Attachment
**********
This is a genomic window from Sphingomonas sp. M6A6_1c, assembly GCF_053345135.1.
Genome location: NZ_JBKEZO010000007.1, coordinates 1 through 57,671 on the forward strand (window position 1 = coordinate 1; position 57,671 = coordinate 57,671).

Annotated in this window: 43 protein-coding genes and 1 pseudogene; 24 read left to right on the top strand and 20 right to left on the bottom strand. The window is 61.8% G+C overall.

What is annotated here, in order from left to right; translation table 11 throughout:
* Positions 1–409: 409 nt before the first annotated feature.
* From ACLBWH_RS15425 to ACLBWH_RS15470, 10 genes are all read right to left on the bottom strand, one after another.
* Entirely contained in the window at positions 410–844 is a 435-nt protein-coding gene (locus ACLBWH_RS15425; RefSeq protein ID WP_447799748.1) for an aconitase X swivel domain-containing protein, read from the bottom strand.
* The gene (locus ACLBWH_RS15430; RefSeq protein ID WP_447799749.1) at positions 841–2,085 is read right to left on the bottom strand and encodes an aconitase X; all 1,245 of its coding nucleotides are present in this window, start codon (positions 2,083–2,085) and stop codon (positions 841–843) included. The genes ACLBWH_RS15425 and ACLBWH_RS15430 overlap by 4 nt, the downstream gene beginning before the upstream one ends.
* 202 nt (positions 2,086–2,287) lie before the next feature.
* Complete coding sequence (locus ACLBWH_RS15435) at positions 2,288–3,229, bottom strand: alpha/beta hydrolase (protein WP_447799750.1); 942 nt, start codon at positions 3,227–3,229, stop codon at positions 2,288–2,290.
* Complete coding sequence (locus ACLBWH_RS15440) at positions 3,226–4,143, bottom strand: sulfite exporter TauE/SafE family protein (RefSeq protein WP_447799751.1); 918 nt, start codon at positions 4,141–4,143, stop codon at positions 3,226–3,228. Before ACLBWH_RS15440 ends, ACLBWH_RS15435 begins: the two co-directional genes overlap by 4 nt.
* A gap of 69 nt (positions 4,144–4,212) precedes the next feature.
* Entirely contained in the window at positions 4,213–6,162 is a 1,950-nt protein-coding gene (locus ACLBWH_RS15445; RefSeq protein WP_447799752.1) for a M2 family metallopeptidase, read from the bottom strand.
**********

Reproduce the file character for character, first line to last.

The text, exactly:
This is a genomic window from Sphingomonas sp. M6A6_1c, assembly GCF_053345135.1.
Genome location: NZ_JBKEZO010000007.1, coordinates 1 through 57,671 on the forward strand (window position 1 = coordinate 1; position 57,671 = coordinate 57,671).

Annotated in this window: 43 protein-coding genes and 1 pseudogene; 24 read left to right on the top strand and 20 right to left on the bottom strand. The window is 61.8% G+C overall.

What is annotated here, in order from left to right; translation table 11 throughout:
* Positions 1–409: 409 nt before the first annotated feature.
* From ACLBWH_RS15425 to ACLBWH_RS15470, 10 genes are all read right to left on the bottom strand, one after another.
* Entirely contained in the window at positions 410–844 is a 435-nt protein-coding gene (locus ACLBWH_RS15425; RefSeq protein ID WP_447799748.1) for an aconitase X swivel domain-containing protein, read from the bottom strand.
* The gene (locus ACLBWH_RS15430; RefSeq protein ID WP_447799749.1) at positions 841–2,085 is read right to left on the bottom strand and encodes an aconitase X; all 1,245 of its coding nucleotides are present in this window, start codon (positions 2,083–2,085) and stop codon (positions 841–843) included. The genes ACLBWH_RS15425 and ACLBWH_RS15430 overlap by 4 nt, the downstream gene beginning before the upstream one ends.
* 202 nt (positions 2,086–2,287) lie before the next feature.
* Complete coding sequence (locus ACLBWH_RS15435) at positions 2,288–3,229, bottom strand: alpha/beta hydrolase (protein WP_447799750.1); 942 nt, start codon at positions 3,227–3,229, stop codon at positions 2,288–2,290.
* Complete coding sequence (locus ACLBWH_RS15440) at positions 3,226–4,143, bottom strand: sulfite exporter TauE/SafE family protein (RefSeq protein WP_447799751.1); 918 nt, start codon at positions 4,141–4,143, stop codon at positions 3,226–3,228. Before ACLBWH_RS15440 ends, ACLBWH_RS15435 begins: the two co-directional genes overlap by 4 nt.
* A gap of 69 nt (positions 4,144–4,212) precedes the next feature.
* Entirely contained in the window at positions 4,213–6,162 is a 1,950-nt protein-coding gene (locus ACLBWH_RS15445; RefSeq protein WP_447799752.1) for a M2 family metallopeptidase, read from the bottom strand.